It was a little disconcerting to arrive at an Afghan restaurant and find a Morigi’s Pizza sign out front. Upon entering, proprietor Jawed Qayeum asked whether I wanted the Afghan or Italian menus. What was going on? Jawed explained that Morigi’s was open for 52 years and built a loyal following, so in addition to offering the cuisine of their homeland, he and his wife decided to continue cooking Joe Morigi’s dishes, using his recipes. The restaurant has been open for a year, following the success of the family’s sister establishment in Vancouver. They named their restaurant in honor of a “chopan,” an Afghan shepherd.
Jawed runs the front of the house and his wife Naseema is the chef. Their daughter Mena also lent a hand and was happy to tell us about her recent two-month trip to Kabul, an experience that sounded eye opening.
My friend acted under his assumption that you can determine the quality of a restaurant based on its soups, ordering the Soup of the Day ($3.95). Jawed brought us both bowls of lamb soup containing shell pasta and diced vegetables. Lamb bones and herbs supplied vivid flavor, and the single piece of on-the-bone lamb was surprisingly tender.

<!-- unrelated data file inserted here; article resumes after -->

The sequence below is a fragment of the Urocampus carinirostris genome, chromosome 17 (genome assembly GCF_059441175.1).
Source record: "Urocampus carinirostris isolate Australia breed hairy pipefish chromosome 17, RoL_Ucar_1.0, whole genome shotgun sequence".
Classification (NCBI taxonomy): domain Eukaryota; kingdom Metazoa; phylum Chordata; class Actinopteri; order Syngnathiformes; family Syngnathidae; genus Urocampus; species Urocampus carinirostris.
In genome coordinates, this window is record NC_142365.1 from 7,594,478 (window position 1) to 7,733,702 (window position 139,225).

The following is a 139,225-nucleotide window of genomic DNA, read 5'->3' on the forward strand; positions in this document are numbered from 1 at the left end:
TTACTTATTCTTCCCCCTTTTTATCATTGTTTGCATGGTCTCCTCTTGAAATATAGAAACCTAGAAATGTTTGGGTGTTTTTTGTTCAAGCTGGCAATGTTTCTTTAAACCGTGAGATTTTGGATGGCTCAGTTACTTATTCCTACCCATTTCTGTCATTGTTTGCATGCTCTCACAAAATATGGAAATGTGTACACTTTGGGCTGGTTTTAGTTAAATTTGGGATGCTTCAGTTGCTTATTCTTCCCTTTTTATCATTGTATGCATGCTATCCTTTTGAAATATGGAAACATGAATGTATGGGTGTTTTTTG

With our entrees, we were each entitled to a crisp iceberg salad with Italian vinaigrette. Slivers of cucumber, sliced tomatoes, garbanzo beans and sliced black olives rounded out the plate. It was a good salad, but when the meat started arriving, we quickly pushed it aside.
Ashak Dinner ($11.95) were ethereal steamed dumplings filled with leeks and coriander, blanketed with yogurt sauce, ground beef, dried mint and paprika. It was a colorful and delicious dish, similar to an exemplary ravioli.
Jawed informed us that Pakistanis and Indians cook their meats with a tandoor, but Afghans grill them. To sample a number of Chopan’s grilled meats, we ordered the Assorted Kebab ($12.95) dinner, which was shrouded in sesame-studded naan that was thinner and less puffy than its Indian counterpart.
After peeling back the naan, we discovered one skewer each of chicken, shami (ground beef) and tekka (shish) kebab. Since the menu features a shepherd, it was imperative that we sample his flock. As a result, we asked Jawed to substitute lamb for chicken. Jawed was feeling generous and decided to include both animals. The ground beef and orange-hued chicken chunks were tender and juicy, but the on-the-bone lamb and tekka kebabs were overcooked.
Ferney ($3.99) was the only dessert available, a chilled milk pudding stirred for one-and-a-half hours. The mild custard was supposedly mixed with vermicelli and almonds, but only crushed pistachios were in evidence.
With only two other Afghan restaurants in L.A. County, there must not be much local demand for Afghan cuisine. Or there may not be enough chefs to prepare it well. Either way, that’s a shame, since Afghan food an interesting mix of Pakistani and Iranian cuisine, made more appealing by Naseema’s skill in the kitchen.